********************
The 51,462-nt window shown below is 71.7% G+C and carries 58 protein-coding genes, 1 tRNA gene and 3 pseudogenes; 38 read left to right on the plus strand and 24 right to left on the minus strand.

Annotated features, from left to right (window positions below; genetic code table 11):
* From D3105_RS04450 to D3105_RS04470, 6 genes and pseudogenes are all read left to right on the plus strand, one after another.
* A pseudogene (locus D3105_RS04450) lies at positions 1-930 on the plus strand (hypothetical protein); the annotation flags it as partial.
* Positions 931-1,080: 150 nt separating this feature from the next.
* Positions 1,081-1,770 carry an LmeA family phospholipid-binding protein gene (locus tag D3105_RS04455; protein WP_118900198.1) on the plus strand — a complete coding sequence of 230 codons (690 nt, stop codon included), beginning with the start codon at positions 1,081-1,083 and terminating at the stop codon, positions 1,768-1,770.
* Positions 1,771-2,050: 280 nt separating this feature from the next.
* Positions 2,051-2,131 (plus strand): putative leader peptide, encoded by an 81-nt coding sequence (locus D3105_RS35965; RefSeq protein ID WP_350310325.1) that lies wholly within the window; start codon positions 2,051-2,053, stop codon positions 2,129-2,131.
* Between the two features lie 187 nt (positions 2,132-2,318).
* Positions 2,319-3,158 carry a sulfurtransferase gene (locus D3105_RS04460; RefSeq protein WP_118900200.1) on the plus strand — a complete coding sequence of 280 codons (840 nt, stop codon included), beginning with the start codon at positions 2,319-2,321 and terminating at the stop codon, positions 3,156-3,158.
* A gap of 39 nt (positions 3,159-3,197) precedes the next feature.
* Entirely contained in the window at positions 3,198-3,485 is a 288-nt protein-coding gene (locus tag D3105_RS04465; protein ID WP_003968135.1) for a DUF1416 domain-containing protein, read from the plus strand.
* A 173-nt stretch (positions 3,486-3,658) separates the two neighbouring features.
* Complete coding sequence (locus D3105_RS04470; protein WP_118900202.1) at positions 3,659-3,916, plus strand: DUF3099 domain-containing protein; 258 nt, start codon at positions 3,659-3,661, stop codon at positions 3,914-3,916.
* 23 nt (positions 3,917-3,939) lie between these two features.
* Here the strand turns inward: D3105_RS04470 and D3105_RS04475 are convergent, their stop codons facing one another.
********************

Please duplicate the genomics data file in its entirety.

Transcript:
The 51,462-nt window shown below is 71.7% G+C and carries 58 protein-coding genes, 1 tRNA gene and 3 pseudogenes; 38 read left to right on the plus strand and 24 right to left on the minus strand.

Annotated features, from left to right (window positions below; genetic code table 11):
* From D3105_RS04450 to D3105_RS04470, 6 genes and pseudogenes are all read left to right on the plus strand, one after another.
* A pseudogene (locus D3105_RS04450) lies at positions 1-930 on the plus strand (hypothetical protein); the annotation flags it as partial.
* Positions 931-1,080: 150 nt separating this feature from the next.
* Positions 1,081-1,770 carry an LmeA family phospholipid-binding protein gene (locus tag D3105_RS04455; protein WP_118900198.1) on the plus strand — a complete coding sequence of 230 codons (690 nt, stop codon included), beginning with the start codon at positions 1,081-1,083 and terminating at the stop codon, positions 1,768-1,770.
* Positions 1,771-2,050: 280 nt separating this feature from the next.
* Positions 2,051-2,131 (plus strand): putative leader peptide, encoded by an 81-nt coding sequence (locus D3105_RS35965; RefSeq protein ID WP_350310325.1) that lies wholly within the window; start codon positions 2,051-2,053, stop codon positions 2,129-2,131.
* Between the two features lie 187 nt (positions 2,132-2,318).
* Positions 2,319-3,158 carry a sulfurtransferase gene (locus D3105_RS04460; RefSeq protein WP_118900200.1) on the plus strand — a complete coding sequence of 280 codons (840 nt, stop codon included), beginning with the start codon at positions 2,319-2,321 and terminating at the stop codon, positions 3,156-3,158.
* A gap of 39 nt (positions 3,159-3,197) precedes the next feature.
* Entirely contained in the window at positions 3,198-3,485 is a 288-nt protein-coding gene (locus tag D3105_RS04465; protein ID WP_003968135.1) for a DUF1416 domain-containing protein, read from the plus strand.
* A 173-nt stretch (positions 3,486-3,658) separates the two neighbouring features.
* Complete coding sequence (locus D3105_RS04470; protein WP_118900202.1) at positions 3,659-3,916, plus strand: DUF3099 domain-containing protein; 258 nt, start codon at positions 3,659-3,661, stop codon at positions 3,914-3,916.
* 23 nt (positions 3,917-3,939) lie between these two features.
* Here the strand turns inward: D3105_RS04470 and D3105_RS04475 are convergent, their stop codons facing one another.